Science: Planet or Star?

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Excitement over a sighting

Is it a planet or is it a star? Or might it be a brown dwarf? Those questions were being debated throughout the rarefied world of astronomy last week after a University of Arizona team announced the first sighting of a planet outside the solar system. It appeared to be the long-awaited breakthrough hi the search for planetary systems other than our own: a warm ball of gas about the size of Jupiter seen orbiting around Van Biesbroeck 8, a star some 21 light-years from the earth. Since a light-year is the distance light travels in one year at the rate of 186,000 miles per sec., that would put the planet about 123 trillion miles from the earth. Said a confident Donald McCarthy Jr., the astronomer who headed the Arizona team: "It's a large planet orbiting around a small star."

But while McCarthy's fellow scientists were clearly excited by the find, many had doubts about exactly what to call it. Astrophysicist David Black, who heads NASA'S project to search for other planetary systems, theorized that what McCarthy's team had found was actually a pair of diminutive stars, one of which failed to develop fully and became a celestial relic known as a brown dwarf. Benjamin Zuckerman, professor of astronomy at the University of California, Los Angeles, called the discovery "not quite a planet and not quite a star." George Gatewood, director of the University of Pittsburgh's Allegheny Observatory, agreed: "Planet is the wrong word. Call it what you like. It just doesn't seem like a planet." But he added, "If you took a layman by it, it would look to him like a star."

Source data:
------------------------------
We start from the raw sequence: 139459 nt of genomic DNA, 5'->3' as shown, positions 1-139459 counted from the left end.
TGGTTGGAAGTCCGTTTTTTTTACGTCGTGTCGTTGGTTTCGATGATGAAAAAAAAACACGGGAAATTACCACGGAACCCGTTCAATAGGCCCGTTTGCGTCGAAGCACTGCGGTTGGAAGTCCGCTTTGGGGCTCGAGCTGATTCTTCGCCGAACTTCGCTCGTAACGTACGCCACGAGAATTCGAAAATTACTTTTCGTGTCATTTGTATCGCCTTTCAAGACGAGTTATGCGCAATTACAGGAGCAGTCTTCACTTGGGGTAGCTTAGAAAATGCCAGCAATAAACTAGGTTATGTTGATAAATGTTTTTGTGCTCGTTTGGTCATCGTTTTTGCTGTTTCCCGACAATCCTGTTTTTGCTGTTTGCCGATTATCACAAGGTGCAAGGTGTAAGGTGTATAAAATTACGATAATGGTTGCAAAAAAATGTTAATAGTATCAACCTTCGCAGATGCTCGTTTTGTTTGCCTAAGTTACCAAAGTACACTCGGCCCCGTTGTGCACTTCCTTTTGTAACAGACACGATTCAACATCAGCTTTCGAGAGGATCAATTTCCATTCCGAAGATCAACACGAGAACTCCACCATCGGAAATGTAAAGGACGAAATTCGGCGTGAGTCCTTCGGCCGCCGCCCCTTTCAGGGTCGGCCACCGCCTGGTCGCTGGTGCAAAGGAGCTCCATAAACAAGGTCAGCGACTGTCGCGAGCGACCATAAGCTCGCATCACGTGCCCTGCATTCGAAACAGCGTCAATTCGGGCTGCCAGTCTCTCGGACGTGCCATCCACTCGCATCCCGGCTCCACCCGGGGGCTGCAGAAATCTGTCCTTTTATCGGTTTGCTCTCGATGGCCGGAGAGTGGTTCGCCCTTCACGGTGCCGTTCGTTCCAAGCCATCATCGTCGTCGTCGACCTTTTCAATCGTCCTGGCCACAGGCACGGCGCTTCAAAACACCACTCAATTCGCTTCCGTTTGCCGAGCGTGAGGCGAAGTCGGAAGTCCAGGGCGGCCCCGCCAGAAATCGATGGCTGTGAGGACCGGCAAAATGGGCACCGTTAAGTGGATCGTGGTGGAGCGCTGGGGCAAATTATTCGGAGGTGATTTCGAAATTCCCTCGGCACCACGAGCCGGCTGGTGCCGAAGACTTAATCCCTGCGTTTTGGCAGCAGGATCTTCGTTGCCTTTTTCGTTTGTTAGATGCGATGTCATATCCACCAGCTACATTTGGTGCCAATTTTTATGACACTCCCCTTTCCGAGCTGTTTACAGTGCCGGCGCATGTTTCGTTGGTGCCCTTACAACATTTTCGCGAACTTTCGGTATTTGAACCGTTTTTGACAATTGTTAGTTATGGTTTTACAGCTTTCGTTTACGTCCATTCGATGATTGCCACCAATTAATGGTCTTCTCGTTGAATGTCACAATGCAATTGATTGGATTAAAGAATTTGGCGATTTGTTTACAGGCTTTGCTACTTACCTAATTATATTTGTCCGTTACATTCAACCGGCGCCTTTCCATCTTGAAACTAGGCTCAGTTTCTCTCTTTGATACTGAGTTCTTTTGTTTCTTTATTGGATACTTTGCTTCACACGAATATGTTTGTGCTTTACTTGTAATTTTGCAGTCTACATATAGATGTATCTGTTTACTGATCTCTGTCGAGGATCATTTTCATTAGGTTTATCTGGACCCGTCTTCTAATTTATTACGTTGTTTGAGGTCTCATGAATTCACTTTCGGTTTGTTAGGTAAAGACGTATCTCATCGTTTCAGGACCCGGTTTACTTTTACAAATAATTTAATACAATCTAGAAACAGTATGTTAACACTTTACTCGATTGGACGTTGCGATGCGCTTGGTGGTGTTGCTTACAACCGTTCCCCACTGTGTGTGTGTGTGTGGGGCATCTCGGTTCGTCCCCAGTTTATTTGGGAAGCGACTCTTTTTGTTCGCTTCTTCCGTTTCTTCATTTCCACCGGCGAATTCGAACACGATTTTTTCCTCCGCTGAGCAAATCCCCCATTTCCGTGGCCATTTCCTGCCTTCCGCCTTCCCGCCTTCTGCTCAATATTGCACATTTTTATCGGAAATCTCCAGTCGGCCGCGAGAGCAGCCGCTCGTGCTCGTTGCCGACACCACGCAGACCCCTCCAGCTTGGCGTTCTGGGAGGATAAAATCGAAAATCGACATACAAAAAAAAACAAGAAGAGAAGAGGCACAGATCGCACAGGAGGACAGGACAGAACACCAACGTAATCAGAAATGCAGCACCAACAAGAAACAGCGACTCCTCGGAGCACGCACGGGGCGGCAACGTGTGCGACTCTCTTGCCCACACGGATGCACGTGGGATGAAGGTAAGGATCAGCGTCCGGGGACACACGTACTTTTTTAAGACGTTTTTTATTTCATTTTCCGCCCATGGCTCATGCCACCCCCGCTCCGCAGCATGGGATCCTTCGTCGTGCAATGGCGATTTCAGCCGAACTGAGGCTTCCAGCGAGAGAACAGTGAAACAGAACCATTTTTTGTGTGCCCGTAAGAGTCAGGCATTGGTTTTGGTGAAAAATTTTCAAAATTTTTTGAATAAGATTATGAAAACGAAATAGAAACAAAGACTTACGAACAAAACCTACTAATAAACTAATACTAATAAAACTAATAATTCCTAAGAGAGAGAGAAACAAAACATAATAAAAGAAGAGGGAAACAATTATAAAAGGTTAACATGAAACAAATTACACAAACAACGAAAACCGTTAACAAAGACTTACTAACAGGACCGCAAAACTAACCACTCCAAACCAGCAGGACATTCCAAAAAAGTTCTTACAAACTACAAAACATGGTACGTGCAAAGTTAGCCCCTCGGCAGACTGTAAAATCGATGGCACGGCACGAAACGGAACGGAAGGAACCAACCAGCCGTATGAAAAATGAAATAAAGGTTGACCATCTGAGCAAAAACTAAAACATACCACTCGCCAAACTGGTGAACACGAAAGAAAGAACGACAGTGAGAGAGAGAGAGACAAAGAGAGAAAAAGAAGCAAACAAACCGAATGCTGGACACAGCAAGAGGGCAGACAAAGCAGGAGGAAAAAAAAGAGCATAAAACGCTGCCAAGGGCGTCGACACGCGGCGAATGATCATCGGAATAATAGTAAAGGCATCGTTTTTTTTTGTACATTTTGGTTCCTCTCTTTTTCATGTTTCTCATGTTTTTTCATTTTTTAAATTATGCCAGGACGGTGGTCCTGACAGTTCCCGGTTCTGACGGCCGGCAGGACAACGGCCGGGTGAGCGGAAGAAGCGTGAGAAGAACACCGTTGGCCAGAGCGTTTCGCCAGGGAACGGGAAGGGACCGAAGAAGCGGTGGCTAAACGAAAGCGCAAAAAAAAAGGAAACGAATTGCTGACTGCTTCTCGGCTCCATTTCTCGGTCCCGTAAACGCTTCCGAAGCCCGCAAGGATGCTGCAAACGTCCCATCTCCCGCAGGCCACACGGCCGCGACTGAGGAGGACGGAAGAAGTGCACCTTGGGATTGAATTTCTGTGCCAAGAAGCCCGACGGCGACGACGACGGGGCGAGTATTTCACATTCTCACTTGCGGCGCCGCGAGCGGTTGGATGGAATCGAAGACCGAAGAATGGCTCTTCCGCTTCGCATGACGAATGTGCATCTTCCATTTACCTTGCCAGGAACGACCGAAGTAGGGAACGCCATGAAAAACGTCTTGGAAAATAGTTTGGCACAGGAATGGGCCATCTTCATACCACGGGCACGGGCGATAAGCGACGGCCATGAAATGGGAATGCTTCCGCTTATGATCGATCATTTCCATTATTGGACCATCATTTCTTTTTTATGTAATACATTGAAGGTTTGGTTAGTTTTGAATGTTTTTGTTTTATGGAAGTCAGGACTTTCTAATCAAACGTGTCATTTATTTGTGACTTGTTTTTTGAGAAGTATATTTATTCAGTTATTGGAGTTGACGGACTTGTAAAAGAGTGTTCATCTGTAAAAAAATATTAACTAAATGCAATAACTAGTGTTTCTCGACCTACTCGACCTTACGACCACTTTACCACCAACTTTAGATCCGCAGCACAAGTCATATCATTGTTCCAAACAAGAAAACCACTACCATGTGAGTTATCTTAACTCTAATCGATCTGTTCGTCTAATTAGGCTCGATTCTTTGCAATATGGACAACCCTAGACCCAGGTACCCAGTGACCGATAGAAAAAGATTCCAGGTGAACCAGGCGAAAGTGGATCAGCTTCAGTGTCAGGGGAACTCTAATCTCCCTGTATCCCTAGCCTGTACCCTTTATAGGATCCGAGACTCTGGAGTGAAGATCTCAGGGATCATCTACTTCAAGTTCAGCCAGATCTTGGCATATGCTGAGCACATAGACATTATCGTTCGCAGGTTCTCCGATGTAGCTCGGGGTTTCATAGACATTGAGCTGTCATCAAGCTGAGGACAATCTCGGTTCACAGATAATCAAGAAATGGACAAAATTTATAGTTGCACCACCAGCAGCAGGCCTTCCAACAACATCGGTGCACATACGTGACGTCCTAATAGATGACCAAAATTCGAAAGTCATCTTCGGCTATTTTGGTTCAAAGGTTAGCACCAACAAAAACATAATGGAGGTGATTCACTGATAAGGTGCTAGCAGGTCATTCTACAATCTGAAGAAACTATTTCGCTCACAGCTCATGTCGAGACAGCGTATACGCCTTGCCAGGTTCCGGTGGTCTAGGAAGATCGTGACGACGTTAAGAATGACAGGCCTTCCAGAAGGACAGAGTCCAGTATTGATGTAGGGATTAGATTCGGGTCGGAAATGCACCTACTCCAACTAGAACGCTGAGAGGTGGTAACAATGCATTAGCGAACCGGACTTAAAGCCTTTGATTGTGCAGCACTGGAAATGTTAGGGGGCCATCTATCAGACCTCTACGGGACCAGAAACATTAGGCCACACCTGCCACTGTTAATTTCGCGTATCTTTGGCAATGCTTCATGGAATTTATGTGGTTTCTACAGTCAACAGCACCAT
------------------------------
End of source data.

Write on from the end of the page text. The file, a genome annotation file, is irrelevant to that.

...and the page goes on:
The issue is more than a matter of semantics. Scientists have long suspected that the universe is teeming with distant planets, some of which might support life. Some astronomers have inferred the presence of planet-like bodies by measuring the wobble in the path of certain stars as they travel across the sky; they suggest that the tug of another object's gravity might cause a disturbance in the star's movement. The Infrared Astronomical Satellite in 1983 detected around a few stars great disks of dust and debris that are thought to be spawning grounds for new planets. The fact that astronomers have been unable to see extrasolar planets is hardly surprising, given their relative small size and lack of luminosity. By comparison, hosts of stars, with the light generated by their nuclear fires, are clearly visible against the background of the heavens.

The object discovered by McCarthy and his colleagues—Frank Low of the University of Arizona and Ronald Probst of the Kitt Peak National Observatory in Tucson—has been dubbed VB 8B and is some 600 million miles from the star it orbits. It is visible only through powerful telescopes. Although it is nine-tenths the size of Jupiter, its mass is ten to 50 times greater. It is also a good deal warmer: 2,000° F, in contrast to Jupiter's -240°, or as Gatewood put it, "as hot as a Pittsburgh blast furnace."

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